• Croquembouche (Chris Middleton)Source: Chris Middleton

This impressive croquembouche is filled with a chocolate pastry cream, but feel free to mix it up!






Skill level

Average: 2.7 (13 votes)


  • 4 quantities Choux puff mixture (see below)
  • 35 cm (13¾ in) polystyrene cone (optional)
  • edible flowers, to decorate

Choux puff mixture 

  • 60 g (2 oz) butter, chopped
  • 110 g (4 oz/¾cup) plain (all-purpose) our pinch of salt
  • 3 eggs, at room temperature, lightly beaten 

Chocolate crème pâtissière

  • 2 litres (68 fl oz) full-cream (whole) milk
  • 1 tbsp natural vanilla extract
  • 300 g (10½ oz) dark chocolate (70–85% cocoa solids), chopped
  • 320 g (11½ oz/2 cups) dextrose 
  • 4 eggs plus 8 egg yolks
  • 200 g (7 oz/1⅓ cups) cornflour (cornstarch)
  • 70 g (2½ oz/½ cup) Dutch-processed cocoa powder, sifted
  • 80 ml (2¾ fl oz/⅓ cup) coffee liqueur (optional)


  • 800 g (1 lb 12 oz/5 cups) dextrose


Cook's notes

Oven temperatures are for conventional; if using fan-forced (convection), reduce the temperature by 20˚C. | We use Australian tablespoons and cups: 1 teaspoon equals 5 ml; 1 tablespoon equals 20 ml; 1 cup equals 250 ml. | All herbs are fresh (unless specified) and cups are lightly packed. | All vegetables are medium size and peeled, unless specified. | All eggs are 55-60 g, unless specified.


Cooling time: 30 minutes

Preheat the oven to 180°C/350°F (fan-forced) and line a baking tray with non-stick baking paper.

Make the choux puff mixture in two batches. For each batch, put the butter with 360 ml (12 oz/1½ cup) water in a small saucepan over medium heat and bring to the boil. Add the flour and salt and stir vigorously over medium heat for 1–2 minutes, or until the mixture leaves the side of the pan and forms a smooth mass.

Transfer the mixture to the bowl of an electric mixer and allow to cool for 2 minutes. Add the egg gradually, beating well between each addition. Stop adding the egg if it seems like the mixture is starting to thin out. The mixture should be thick and glossy.

Put the dough in a piping bag fitted with a 1.5 cm (½ in) plain nozzle and pipe small dollops, about 3 cm x 3 cm (1¼ in x 1¼ in), onto the prepared trays about 4 cm (1½ in) apart. Pat any peaks down gently with a damp fingertip.

Bake for 20 minutes, reduce the oven temperature to 160°C/320°F (fan-forced) and bake for a further 5–10 minutes or until the pastry is puffed and golden.  

Make a small hole in the base of each puff with a small sharp knife to release the steam. Bake for a second time to dry out, if necessary. Transfer to a wire rack and leave to cool.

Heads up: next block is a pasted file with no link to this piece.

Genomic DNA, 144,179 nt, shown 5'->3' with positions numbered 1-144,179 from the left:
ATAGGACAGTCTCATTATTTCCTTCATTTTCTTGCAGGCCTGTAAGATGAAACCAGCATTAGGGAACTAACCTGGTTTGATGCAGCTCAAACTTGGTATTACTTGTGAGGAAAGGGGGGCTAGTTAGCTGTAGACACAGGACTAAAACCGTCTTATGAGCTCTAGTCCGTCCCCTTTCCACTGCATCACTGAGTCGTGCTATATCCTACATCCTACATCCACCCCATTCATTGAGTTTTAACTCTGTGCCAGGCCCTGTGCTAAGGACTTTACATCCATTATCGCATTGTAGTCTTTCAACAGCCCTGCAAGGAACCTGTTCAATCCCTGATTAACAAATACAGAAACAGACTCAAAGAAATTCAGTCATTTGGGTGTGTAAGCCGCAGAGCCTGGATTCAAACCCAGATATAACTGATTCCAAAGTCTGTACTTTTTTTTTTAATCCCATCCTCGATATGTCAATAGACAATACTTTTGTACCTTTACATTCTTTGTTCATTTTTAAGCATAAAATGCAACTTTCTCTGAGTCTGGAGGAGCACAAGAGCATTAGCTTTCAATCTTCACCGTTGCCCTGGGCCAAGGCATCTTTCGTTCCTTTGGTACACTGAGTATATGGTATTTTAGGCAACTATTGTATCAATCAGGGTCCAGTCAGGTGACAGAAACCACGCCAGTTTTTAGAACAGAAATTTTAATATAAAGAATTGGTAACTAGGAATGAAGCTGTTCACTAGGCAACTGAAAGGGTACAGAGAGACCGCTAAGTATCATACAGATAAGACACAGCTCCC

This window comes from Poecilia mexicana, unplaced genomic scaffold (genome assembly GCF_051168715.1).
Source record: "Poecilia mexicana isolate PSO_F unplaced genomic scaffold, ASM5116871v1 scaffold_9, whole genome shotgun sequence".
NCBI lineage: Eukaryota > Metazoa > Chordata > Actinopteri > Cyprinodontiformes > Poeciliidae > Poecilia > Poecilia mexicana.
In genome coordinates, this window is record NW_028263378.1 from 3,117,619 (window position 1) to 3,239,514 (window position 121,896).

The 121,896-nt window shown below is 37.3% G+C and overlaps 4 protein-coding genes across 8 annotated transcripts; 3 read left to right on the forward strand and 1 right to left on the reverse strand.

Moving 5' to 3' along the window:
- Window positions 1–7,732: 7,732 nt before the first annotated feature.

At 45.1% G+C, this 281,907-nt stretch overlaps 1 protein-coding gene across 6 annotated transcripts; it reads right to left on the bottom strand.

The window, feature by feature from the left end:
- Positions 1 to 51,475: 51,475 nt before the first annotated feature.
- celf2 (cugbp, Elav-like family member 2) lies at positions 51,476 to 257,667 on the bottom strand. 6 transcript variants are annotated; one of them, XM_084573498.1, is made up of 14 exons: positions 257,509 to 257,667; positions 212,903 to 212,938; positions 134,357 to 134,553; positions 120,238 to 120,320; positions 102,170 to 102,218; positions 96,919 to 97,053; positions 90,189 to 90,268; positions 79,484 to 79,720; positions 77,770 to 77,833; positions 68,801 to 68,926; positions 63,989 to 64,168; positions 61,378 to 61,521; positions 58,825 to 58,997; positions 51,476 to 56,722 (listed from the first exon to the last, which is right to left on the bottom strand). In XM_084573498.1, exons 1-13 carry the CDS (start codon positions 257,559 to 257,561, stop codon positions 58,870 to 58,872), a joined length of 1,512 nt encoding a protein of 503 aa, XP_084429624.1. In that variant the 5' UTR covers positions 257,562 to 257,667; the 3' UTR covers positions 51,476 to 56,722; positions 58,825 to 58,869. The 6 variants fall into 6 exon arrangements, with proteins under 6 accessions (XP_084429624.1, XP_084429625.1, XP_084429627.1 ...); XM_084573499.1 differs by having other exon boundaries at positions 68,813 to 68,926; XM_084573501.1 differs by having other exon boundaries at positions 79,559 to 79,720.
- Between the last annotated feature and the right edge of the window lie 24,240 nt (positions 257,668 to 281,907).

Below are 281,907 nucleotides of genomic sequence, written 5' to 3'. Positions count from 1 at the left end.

To make the chocolate crème pâtissière, combine the milk and vanilla extract in a large heavy-based saucepan over medium heat and bring just to the boil. Remove from the heat and stir in the chopped chocolate until melted. Meanwhile, beat the dextrose, eggs and egg yolk in a large heatproof bowl with an electric mixer until thick and pale. Beat in the cornflour and cocoa. While still whisking, slowly pour the hot milk into the egg mixture and whisk until combined. Return the mixture to the cleaned saucepan and cook, whisking constantly by hand until the mixture thickens and just comes to the boil.

Transfer the mixture to a large heatproof bowl, whisk to knock some of the heat out and set aside to cool. Press a piece of plastic wrap over the surface of the crème to stop a skin forming as it is cooling. Remove the plastic and whisk the crème every so often, to speed up the cooling process. Stir in the liqueur, if using, and put the mixture in a large piping bag fitted with a 5 mm (¼ in) plain nozzle. Chill in the refrigerator until completely cool. This crème pâtissière can also be made up to 2 days in advance.

When ready to assemble the croquembouche, insert the piping bag nozzle into the small hole in each puff and fill with crème pâtissière. You’ll know when the puff is full, as it will feel heavy in your hand. Set aside on a baking tray.

For the toffee, it is easiest to work in two batches. Combine half of the dextrose and 125 ml (4 fl oz/½ cup) water in a large heavy-based saucepan over medium-high heat. Cook, stirring, until the dextrose is melted. Bring to the boil, without stirring. Brush down the side of the pan with a clean pastry brush dipped in water to remove any crystals that may form, if necessary. Cook to a light golden brown, about 10 minutes. Remove from the heat.

Very carefully dip the top of each filled puff in the toffee and place them toffee-side up on a baking tray lined with baking paper. Return the pan to the heat and warm it gently if the toffee is starting to set. 

To assemble the croquembouche, starting with the largest of the puffs and working your way through to the smallest, dip their bases in toffee one by one and place 10–12 of them in a ring on a serving plate (or around the base of a cone, if using), sticking them together with the toffee. Drizzle the layer with a little extra toffee and continue to build up the layers to a peak at the top. Enlisting the help of a friend would be useful here!

When required, make the second batch of toffee with the remaining dextrose and 125 ml (4 fl oz/½ cup) water. Dot edible flowers around the croquembouche and drizzle or carefully flick any remaining toffee over and around your creation. Serve straight away.


This recipe is from Incredible Bakes (Smith Street Books). Photography by Chris Middleton.